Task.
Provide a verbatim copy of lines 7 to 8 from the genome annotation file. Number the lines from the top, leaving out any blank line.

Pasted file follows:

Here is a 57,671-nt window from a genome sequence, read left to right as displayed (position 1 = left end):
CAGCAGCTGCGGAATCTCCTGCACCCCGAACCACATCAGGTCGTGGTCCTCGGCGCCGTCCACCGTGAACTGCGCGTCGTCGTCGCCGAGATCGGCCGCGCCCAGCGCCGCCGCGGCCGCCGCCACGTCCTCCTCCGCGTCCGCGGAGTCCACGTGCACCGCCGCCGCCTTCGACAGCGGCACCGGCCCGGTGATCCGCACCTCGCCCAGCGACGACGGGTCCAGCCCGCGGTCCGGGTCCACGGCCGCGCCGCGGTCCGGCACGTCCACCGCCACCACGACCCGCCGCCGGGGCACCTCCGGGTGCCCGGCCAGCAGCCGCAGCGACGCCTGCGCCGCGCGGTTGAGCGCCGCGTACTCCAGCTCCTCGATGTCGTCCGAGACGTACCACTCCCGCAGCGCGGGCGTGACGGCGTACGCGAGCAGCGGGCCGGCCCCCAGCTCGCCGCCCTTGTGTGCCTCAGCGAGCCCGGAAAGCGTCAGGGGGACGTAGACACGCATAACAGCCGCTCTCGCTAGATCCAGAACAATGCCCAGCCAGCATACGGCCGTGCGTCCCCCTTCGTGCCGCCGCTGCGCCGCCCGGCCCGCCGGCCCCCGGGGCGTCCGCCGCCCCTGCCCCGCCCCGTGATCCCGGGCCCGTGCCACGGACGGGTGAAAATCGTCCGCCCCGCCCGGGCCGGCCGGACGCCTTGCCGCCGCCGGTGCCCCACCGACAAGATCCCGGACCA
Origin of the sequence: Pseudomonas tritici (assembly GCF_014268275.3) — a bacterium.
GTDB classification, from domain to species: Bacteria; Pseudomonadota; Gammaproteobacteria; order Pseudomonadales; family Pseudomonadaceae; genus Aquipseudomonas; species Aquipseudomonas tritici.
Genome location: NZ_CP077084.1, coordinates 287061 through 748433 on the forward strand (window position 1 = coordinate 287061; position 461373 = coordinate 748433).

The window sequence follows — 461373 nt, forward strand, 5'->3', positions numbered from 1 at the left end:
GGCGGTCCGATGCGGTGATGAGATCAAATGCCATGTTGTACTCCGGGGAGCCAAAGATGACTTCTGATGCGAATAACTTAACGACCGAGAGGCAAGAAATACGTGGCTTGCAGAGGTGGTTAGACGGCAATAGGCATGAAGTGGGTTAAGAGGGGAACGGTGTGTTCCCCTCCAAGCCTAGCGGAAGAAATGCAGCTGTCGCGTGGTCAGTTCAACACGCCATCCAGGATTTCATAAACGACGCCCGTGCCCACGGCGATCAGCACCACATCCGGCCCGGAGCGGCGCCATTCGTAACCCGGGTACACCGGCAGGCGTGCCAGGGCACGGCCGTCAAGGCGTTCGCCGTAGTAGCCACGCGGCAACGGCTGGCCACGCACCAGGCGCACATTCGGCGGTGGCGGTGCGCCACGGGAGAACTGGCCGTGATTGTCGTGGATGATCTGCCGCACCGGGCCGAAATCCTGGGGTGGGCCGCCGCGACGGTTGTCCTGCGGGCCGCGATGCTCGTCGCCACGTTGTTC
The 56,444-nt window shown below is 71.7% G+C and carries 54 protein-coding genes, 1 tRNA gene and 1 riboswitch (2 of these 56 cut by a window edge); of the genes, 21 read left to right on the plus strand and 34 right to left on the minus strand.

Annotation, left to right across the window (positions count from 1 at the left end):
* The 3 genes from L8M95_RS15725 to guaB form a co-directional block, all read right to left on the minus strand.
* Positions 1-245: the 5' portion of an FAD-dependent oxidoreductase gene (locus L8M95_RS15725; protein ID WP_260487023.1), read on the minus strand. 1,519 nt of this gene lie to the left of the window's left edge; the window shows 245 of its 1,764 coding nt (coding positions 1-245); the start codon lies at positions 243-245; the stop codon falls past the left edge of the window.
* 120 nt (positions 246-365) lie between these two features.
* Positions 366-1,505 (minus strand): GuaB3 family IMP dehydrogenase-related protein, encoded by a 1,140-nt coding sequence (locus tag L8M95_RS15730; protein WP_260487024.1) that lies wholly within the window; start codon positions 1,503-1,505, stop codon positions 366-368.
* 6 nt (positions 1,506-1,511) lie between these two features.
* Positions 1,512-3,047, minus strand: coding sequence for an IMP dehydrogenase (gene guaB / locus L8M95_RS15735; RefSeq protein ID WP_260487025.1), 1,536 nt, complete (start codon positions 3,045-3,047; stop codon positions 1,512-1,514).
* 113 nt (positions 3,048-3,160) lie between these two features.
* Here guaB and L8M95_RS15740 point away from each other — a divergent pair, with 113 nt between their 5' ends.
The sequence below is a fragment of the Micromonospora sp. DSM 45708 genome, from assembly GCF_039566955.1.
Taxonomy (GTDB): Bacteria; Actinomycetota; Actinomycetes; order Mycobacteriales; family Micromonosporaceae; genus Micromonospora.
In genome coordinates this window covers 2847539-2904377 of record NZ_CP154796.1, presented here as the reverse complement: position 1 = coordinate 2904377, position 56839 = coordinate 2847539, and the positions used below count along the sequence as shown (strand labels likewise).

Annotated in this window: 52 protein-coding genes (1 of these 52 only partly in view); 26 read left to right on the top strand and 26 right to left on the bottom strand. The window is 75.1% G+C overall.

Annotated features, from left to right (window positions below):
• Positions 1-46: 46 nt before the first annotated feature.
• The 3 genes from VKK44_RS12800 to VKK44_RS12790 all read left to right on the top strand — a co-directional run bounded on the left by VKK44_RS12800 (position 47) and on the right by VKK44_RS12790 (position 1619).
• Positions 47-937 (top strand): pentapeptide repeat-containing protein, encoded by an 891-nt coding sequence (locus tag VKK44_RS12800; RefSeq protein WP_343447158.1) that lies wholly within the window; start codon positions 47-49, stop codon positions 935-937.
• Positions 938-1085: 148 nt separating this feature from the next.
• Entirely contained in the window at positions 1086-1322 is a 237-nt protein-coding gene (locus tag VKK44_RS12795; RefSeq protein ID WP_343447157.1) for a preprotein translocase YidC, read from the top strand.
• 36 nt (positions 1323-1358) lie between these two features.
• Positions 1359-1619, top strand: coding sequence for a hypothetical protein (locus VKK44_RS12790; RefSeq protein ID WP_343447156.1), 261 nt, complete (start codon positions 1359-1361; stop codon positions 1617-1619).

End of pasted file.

GGCGGTCCGATGCGGTGATGAGATCAAATGCCATGTTGTACTCCGGGGAGCCAAAGATGACTTCTGATGCGAATAACTTAACGACCGAGAGGCAAGAAATACGTGGCTTGCAGAGGTGGTTAGACGGCAATAGGCATGAAGTGGGTTAAGAGGGGAACGGTGTGTTCCCCTCCAAGCCTAGCGGAAGAAATGCAGCTGTCGCGTGGTCAGTTCAACACGCCATCCAGGATTTCATAAACGACGCCCGTGCCCACGGCGATCAGCACCACATCCGGCCCGGAGCGGCGCCATTCGTAACCCGGGTACACCGGCAGGCGTGCCAGGGCACGGCCGTCAAGGCGTTCGCCGTAGTAGCCACGCGGCAACGGCTGGCCACGCACCAGGCGCACATTCGGCGGTGGCGGTGCGCCACGGGAGAACTGGCCGTGATTGTCGTGGATGATCTGCCGCACCGGGCCGAAATCCTGGGGTGGGCCGCCGCGACGGTTGTCCTGCGGGCCGCGATGCTCGTCGCCACGTTGTTC
The 56,444-nt window shown below is 71.7% G+C and carries 54 protein-coding genes, 1 tRNA gene and 1 riboswitch (2 of these 56 cut by a window edge); of the genes, 21 read left to right on the plus strand and 34 right to left on the minus strand.